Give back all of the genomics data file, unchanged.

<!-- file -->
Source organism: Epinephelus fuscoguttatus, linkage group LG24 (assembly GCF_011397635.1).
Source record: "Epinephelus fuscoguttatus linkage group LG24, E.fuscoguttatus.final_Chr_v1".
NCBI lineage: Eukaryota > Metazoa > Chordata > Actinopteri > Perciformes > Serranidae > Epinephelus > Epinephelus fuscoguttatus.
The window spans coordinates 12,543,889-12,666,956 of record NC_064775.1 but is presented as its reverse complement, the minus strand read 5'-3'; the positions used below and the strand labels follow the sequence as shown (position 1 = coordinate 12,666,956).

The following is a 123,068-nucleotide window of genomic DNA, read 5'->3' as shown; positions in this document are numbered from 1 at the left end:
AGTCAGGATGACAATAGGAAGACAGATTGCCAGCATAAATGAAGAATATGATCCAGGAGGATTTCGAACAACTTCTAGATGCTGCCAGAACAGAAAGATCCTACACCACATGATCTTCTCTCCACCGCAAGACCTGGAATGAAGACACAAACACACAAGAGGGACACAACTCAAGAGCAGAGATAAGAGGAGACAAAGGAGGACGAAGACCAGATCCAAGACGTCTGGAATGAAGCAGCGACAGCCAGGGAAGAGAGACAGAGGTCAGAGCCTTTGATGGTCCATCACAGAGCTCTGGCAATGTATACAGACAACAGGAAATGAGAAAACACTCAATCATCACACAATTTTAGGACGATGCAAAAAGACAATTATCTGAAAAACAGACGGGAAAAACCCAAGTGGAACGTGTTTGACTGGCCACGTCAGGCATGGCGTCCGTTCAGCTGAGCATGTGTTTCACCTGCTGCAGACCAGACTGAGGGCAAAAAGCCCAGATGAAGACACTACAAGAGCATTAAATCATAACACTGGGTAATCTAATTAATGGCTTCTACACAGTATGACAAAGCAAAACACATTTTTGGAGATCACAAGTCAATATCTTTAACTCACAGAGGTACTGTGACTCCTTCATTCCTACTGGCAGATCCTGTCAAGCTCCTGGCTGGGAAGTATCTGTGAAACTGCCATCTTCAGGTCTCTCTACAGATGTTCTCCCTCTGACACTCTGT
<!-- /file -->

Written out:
Source organism: Epinephelus fuscoguttatus, linkage group LG24 (assembly GCF_011397635.1).
Source record: "Epinephelus fuscoguttatus linkage group LG24, E.fuscoguttatus.final_Chr_v1".
NCBI lineage: Eukaryota > Metazoa > Chordata > Actinopteri > Perciformes > Serranidae > Epinephelus > Epinephelus fuscoguttatus.
The window spans coordinates 12,543,889-12,666,956 of record NC_064775.1 but is presented as its reverse complement, the minus strand read 5'-3'; the positions used below and the strand labels follow the sequence as shown (position 1 = coordinate 12,666,956).

The following is a 123,068-nucleotide window of genomic DNA, read 5'->3' as shown; positions in this document are numbered from 1 at the left end:
AGTCAGGATGACAATAGGAAGACAGATTGCCAGCATAAATGAAGAATATGATCCAGGAGGATTTCGAACAACTTCTAGATGCTGCCAGAACAGAAAGATCCTACACCACATGATCTTCTCTCCACCGCAAGACCTGGAATGAAGACACAAACACACAAGAGGGACACAACTCAAGAGCAGAGATAAGAGGAGACAAAGGAGGACGAAGACCAGATCCAAGACGTCTGGAATGAAGCAGCGACAGCCAGGGAAGAGAGACAGAGGTCAGAGCCTTTGATGGTCCATCACAGAGCTCTGGCAATGTATACAGACAACAGGAAATGAGAAAACACTCAATCATCACACAATTTTAGGACGATGCAAAAAGACAATTATCTGAAAAACAGACGGGAAAAACCCAAGTGGAACGTGTTTGACTGGCCACGTCAGGCATGGCGTCCGTTCAGCTGAGCATGTGTTTCACCTGCTGCAGACCAGACTGAGGGCAAAAAGCCCAGATGAAGACACTACAAGAGCATTAAATCATAACACTGGGTAATCTAATTAATGGCTTCTACACAGTATGACAAAGCAAAACACATTTTTGGAGATCACAAGTCAATATCTTTAACTCACAGAGGTACTGTGACTCCTTCATTCCTACTGGCAGATCCTGTCAAGCTCCTGGCTGGGAAGTATCTGTGAAACTGCCATCTTCAGGTCTCTCTACAGATGTTCTCCCTCTGACACTCTGT